Understanding Depression: How to Cope, How to Help
By F. Carl Mueller, MD, Associate Chair of Psychiatry, Stamford Health
We’ve seen two high-profile suicides over the last few weeks. First, Kate Spade, American fashion designer and businesswoman, followed by Anthony Bourdain, American celebrity chef, author and television personality. One thing these celebrities have in common is that they both suffered from depression up against the public image they put forward. When the news broke, and in the days that followed, the public was shocked. People envision this fantasy life in a social media run world in which they compare themselves to celebrities who seemingly have it all. But that’s usually more perception than reality, which is why tragic news like can have such a hard-hitting effect on the general public.
Depression is a disorder that is multifactorial and not uncommon. In fact, one in five people in their lifetime suffer from a depressive episode that can last anywhere between a month to five years. Simply put, those who are depressed and contemplate or attempt suicide are looking for a way to escape their pain. They don’t see any other way out.
People who are depressed are also not very resilient. They cannot usually bounce back easily from difficulties – but is it possible to teach resilience? As a clinician, I say it most certainly is. We can bring about greater resilience by engaging in connections with friends and family members, participating in groups and activities, even focusing more on hobbies that can make us see the world outside of our own problems. Practicing healthy habits in nutrition and exercise is also a good start.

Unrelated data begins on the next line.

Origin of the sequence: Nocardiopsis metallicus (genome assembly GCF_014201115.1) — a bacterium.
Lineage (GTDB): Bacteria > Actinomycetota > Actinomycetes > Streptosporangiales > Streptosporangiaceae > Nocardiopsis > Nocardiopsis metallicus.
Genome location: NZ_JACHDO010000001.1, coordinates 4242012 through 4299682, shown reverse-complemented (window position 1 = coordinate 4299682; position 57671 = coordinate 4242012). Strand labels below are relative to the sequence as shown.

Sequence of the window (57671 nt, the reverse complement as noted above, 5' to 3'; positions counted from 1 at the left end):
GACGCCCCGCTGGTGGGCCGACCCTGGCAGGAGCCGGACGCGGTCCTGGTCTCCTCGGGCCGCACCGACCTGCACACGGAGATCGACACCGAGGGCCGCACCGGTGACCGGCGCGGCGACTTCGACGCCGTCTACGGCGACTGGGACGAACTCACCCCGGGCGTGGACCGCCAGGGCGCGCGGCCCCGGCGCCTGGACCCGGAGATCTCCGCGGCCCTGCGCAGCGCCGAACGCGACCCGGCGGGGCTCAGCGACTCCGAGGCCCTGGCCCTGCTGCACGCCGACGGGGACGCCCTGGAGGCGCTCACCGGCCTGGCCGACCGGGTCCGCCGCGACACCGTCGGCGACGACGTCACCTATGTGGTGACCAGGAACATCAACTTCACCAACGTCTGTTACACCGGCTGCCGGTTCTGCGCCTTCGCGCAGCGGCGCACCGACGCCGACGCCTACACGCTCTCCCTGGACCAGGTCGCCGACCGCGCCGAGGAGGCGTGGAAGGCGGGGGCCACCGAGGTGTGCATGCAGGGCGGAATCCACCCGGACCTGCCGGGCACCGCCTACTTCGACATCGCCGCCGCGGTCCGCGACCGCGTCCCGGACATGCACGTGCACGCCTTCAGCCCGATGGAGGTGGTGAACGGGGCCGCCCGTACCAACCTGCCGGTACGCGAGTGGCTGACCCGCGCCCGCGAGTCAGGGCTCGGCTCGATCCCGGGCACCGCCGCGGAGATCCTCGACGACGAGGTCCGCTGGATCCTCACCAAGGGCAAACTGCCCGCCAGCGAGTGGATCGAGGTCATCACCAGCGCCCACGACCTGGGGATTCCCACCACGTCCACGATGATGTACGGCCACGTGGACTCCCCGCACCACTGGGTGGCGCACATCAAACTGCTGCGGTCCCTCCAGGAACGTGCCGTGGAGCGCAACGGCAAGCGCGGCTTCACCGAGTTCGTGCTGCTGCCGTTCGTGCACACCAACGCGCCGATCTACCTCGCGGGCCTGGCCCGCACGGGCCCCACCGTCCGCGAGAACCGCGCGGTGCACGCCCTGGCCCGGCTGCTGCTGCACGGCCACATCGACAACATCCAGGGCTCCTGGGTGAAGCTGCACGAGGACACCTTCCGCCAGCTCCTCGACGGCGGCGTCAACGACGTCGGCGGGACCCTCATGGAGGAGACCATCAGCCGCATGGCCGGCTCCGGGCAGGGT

Myself, I love gardening and the art of Bonsai. Growing Bonsai trees gives you full control over shaping and styling techniques. I am making changes now that I won’t see for 5-10 years. Things like this give us hope and excitement for the future, to see our changes come to fruition.
So, in the wake of these very public suicides, what can we do as a community? The focus of our efforts – beyond helping those we know who are in pain – must be to destigmatize depression. It is a disorder like any other, and it can be treated. It is not a defect, nor is it a sign of weakness to ask for help. We as a community need to diminish prejudice and let those who suffer from depression know that they are not alone.
The more we talk about depression, the more we can help those suffering from it. So that instead of making them feel more isolated, we bring them into the fold. Depression affects some 350 million people worldwide and it’s not going away. If we know a friend or loved one is in this kind of pain, it’s important to keep the lines of communication open. There’s nothing to be ashamed of. Talking helps and it could ultimately save a life.